10-Year Treasury Note Isn’t What It Was

10-Year Treasury Note Isn’t What It Was

The 10-year U.S. Treasury note, which for years has represented every investor’s touchstone, has become less trustworthy. This according to an article in The Wall Street Journal.

The article reports that the “yield on the benchmark U.S. government security, long a key economic barometer for financial markets around the world, barely budged in response to Friday’s better-than-expected jobs report,” which was a frustrating outcome for those that expected it to rise from such positive news.

According to the article, demand for U.S. government bonds saw a surge during what the article describes as “this year’s pandemic-fueled market mayhem,” but when the Fed reacted to the crisis by dropping  rates and buying Treasurys to “boost lending and stave off economic calamity,” the 10-year yield fell, “leaving it stuck even as stocks rebound and measures of investors’ inflation expectations rise.”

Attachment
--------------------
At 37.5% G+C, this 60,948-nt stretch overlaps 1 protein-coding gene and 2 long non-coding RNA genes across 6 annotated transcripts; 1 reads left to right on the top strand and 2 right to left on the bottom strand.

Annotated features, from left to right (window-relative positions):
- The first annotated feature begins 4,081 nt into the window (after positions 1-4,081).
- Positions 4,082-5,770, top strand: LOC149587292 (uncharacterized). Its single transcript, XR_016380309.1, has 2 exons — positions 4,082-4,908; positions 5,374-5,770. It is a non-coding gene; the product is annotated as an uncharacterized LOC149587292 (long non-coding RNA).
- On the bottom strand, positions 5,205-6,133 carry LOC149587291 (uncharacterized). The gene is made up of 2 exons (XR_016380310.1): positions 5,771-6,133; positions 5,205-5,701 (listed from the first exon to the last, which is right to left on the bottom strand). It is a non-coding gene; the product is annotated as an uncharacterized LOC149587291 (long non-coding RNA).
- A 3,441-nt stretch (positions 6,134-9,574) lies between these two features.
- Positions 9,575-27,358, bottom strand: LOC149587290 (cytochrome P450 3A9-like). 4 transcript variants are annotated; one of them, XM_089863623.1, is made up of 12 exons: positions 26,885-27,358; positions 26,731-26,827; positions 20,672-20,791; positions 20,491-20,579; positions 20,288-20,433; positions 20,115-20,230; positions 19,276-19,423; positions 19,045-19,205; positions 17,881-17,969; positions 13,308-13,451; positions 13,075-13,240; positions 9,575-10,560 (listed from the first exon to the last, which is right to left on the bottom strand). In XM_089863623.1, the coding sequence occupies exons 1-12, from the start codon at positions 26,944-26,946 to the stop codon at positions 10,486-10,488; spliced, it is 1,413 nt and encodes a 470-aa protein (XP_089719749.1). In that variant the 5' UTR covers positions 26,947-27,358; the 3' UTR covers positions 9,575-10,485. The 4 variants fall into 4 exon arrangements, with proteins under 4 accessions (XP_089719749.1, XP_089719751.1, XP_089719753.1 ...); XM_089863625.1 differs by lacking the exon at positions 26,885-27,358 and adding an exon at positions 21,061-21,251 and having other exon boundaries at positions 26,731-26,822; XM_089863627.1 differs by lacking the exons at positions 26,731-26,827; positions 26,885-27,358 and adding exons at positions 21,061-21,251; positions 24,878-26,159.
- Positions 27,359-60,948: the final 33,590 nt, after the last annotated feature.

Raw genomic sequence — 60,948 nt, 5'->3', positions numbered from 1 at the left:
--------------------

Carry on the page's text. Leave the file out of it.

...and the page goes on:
As a result, some say the 10-year is losing its usefulness as a barometer for the economy, “a hedge against nosediving stocks or a producer of steady, low-risk investment income.” The article notes that in 2008, when Lehman Brothers declared bankruptcy, the 10-year note was yielding 3.5%, compared to its recent level of 0.6%.

Some traders and analysts contend, however, that the 10-year note is “irreplaceable because it remains the world’s primary risk-free asset,” citing comments from Ashok Bhatia, deputy chief investment officer (fixed income) at the firm Neuberger Berman: “It is a very unique instrument because you don’t have to worry about not getting your money back. The minute you move to other investments, you break the barrier of a true risk-free asset.”